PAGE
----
I imagine that at least once, in business or personally, everyone has stuck with a service provider he or she didn't like for at least the length of the service contract, if only to avoid early termination fees (ETFs). And vendors no doubt know it, because the fees keep getting higher.
Verizon Wireless may have pushed that particular envelope a little too far, however. When the company doubled its early termination fees from $175 to $350 recently, the Federal Communications Commission stepped in and asked for an explanation. eWEEK quoted the FCC's letter this way:
In light of the Commission's ongoing interest in the issues associated with ETFs and its pending proceeding regarding disclosure of billing information to consumers, we seek a more complete understanding of these practices.
This week, Verizon delivered. InformationWeek reports:
In a response to a probe by the Federal Communications Commission, Verizon Wireless said its raised early termination fees are necessary to get advanced devices like smartphones to consumers at reasonable prices.
In other words, the early termination fees compensate Verizon for the loss the company takes when it provides a customer a smartphone at a discounted price and then loses that customer -- and presumably his or her phone -- to another provider. The increased fees also apparently cover increased marketing and support costs Verizon incurs to sell the smartphones.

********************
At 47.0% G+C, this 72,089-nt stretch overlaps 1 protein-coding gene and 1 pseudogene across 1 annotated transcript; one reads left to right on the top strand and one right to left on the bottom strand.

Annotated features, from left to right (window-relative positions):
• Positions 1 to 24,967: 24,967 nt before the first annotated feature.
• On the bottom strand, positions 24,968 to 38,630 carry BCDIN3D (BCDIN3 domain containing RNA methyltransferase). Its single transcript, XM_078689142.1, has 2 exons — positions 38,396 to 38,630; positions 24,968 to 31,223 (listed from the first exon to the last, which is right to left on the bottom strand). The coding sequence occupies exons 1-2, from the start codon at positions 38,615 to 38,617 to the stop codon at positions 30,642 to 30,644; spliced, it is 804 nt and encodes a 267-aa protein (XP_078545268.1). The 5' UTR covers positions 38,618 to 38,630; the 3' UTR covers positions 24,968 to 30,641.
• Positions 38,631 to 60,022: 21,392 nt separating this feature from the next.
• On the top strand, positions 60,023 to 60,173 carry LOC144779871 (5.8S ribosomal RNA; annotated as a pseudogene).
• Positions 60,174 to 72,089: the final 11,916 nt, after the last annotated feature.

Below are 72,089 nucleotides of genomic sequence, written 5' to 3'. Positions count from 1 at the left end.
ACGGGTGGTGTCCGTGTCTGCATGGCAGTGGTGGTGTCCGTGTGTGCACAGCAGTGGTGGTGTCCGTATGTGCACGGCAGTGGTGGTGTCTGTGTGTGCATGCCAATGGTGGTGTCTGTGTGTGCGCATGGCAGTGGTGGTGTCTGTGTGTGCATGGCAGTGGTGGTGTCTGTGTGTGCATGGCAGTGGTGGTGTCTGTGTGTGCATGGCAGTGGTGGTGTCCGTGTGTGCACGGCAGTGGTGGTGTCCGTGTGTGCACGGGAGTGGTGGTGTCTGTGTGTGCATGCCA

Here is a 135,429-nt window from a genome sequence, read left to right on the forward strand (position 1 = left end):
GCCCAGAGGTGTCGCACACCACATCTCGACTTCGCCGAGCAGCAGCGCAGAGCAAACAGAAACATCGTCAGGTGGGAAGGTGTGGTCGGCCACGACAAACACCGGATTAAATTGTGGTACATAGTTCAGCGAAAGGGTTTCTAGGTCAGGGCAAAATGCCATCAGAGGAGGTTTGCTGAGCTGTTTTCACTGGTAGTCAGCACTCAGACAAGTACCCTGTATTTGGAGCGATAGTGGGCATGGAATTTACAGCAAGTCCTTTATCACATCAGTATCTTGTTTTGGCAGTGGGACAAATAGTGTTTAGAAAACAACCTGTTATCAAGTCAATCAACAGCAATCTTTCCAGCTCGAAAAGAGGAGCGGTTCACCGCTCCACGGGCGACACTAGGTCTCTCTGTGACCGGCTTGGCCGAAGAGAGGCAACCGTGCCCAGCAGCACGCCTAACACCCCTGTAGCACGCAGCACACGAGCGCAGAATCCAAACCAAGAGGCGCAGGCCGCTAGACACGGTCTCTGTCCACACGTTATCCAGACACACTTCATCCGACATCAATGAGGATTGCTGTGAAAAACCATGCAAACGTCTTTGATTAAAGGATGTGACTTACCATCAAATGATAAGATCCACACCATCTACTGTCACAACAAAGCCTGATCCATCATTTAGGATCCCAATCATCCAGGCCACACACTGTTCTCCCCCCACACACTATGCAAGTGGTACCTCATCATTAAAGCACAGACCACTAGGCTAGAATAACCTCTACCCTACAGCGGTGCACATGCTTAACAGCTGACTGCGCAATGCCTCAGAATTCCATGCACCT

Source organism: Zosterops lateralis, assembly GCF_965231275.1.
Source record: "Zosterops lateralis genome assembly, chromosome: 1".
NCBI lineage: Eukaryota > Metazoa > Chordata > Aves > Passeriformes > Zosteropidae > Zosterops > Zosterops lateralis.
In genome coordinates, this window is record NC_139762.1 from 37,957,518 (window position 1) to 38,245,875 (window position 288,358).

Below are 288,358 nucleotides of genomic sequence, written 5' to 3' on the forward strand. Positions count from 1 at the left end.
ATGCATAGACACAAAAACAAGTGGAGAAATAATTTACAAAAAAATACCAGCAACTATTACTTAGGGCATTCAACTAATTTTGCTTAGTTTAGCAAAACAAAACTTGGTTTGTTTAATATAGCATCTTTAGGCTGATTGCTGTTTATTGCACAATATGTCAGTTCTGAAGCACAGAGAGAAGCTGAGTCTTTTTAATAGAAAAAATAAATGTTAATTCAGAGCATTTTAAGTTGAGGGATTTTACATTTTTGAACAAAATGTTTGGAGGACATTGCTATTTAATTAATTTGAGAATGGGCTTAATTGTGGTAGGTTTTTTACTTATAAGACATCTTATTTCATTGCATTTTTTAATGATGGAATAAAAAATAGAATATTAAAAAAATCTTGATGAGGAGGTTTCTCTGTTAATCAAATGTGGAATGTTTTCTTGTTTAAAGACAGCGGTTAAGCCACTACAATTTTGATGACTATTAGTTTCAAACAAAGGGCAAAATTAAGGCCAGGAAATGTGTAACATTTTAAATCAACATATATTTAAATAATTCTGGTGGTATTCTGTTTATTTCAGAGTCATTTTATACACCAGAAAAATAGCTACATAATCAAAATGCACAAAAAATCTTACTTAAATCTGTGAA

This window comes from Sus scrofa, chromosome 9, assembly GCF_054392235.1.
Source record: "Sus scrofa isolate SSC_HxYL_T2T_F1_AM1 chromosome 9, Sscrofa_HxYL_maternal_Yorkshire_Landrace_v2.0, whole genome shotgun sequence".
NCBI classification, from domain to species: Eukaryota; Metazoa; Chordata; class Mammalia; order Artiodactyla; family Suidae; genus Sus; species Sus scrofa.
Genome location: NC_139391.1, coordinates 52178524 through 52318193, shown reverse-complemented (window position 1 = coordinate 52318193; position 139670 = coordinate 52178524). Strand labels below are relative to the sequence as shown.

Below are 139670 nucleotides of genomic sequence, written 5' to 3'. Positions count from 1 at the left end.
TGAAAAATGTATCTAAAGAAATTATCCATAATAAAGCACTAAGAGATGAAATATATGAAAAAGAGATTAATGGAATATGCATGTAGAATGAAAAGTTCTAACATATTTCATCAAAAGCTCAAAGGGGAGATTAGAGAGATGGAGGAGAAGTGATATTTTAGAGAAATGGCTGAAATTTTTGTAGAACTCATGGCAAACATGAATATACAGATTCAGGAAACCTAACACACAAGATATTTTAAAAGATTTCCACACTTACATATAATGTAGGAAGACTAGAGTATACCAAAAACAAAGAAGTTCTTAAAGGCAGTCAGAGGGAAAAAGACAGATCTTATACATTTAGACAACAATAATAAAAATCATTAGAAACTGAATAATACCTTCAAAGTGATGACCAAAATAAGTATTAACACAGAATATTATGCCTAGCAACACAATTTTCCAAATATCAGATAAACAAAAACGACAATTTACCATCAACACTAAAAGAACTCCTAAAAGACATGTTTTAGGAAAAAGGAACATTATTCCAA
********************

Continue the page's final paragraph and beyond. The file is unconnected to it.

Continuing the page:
It makes sense, but if the company is going to argue that point, the numbers better add up. Especially if legislation being proposed in the Senate becomes law. According to Ars Technica, Sen. Amy Klobuchar, D-Minn., introduced the Cell Phone Early Termination Fee Transparency and Fairness Act, S. 2825, early this month, and it was actually Klobuchar's letter to the FCC that prompted the investigation. The bill, which has been referred to the Senate Committee on Commerce, Science and Transportation, would essentially require three things: 1) The ETF terms must be fully disclosed to customers. 2) The ETF must not exceed the subsidy the provider gave the customer on the handset. 3) The ETF must be prorated for the length of the service contract.
As Ars writer Chris Foresman explains, Verizon's current ETF structure wouldn't pass muster if the bill were to become law:
[U]sers that buy an "advanced device"- in other words, a smartphone - would have their early termination fee arbitrarily doubled to $350, and the fee would only be reduced by $10 every month. Such an arrangement nets Verizon $230 if a contract is cancelled after 12 months; it would still net Verizon $120 if the contract were cancelled after 23 months.
Klobuchar calls the move anticompetitive, Foresman says.